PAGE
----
When a federal judge analyzes an insurance dispute and states that "pigs can fly and hell has frozen over," I pay attention. In Brooks v. Foglio,1 the Honorable Joseph Eron Irenas noted the following and explained the facts:
"In what is almost certainly the first lawsuit of its kind, Plaintiff Marjorie Brooks alleges that her insurance company paid her too much money after her home was damaged by Hurricane Sandy. The Court thus takes judicial notice of the following facts: pigs can fly and hell has frozen over.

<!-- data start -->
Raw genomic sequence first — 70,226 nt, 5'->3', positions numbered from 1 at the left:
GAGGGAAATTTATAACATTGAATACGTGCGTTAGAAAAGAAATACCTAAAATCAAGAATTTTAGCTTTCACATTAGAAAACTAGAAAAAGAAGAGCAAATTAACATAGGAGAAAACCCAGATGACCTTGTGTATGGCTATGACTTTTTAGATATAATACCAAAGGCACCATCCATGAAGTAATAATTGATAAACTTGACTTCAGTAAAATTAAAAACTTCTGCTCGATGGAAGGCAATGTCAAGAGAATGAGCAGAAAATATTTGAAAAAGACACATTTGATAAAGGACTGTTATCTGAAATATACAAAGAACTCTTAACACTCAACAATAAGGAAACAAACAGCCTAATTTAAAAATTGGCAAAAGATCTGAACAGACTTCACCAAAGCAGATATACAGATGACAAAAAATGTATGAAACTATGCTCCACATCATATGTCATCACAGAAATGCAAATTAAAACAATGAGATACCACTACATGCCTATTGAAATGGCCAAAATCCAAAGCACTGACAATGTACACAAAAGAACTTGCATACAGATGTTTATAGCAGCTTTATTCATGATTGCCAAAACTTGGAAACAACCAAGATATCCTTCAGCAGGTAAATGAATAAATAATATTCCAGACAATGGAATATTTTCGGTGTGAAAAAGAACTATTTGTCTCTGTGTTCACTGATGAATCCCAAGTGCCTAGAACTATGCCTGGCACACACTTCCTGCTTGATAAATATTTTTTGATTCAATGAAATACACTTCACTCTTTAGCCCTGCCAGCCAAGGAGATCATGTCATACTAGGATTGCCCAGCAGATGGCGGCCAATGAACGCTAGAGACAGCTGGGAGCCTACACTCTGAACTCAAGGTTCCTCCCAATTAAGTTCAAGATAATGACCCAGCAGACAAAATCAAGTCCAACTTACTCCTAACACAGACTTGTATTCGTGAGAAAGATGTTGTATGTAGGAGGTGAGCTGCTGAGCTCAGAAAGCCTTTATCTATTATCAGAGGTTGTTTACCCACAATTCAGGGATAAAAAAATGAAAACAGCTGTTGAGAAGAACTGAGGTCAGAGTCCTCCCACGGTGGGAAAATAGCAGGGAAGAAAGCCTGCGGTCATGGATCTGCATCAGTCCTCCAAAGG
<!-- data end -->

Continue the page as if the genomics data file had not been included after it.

On October 29, 2012, Plaintiff's home sustained flood damage as a result of Hurricane Sandy. Plaintiff had flood insurance pursuant to the National Flood Insurance Program (“NFIP”).Plaintiff's flood insurance policy was a Standard Flood Insurance Policy (“SFIP”) issued by Fidelity National Indemnity Insurance Company (“Fidelity”).
After Hurricane Sandy, Plaintiff made a flood loss claim to Fidelity. Plaintiff hired a public...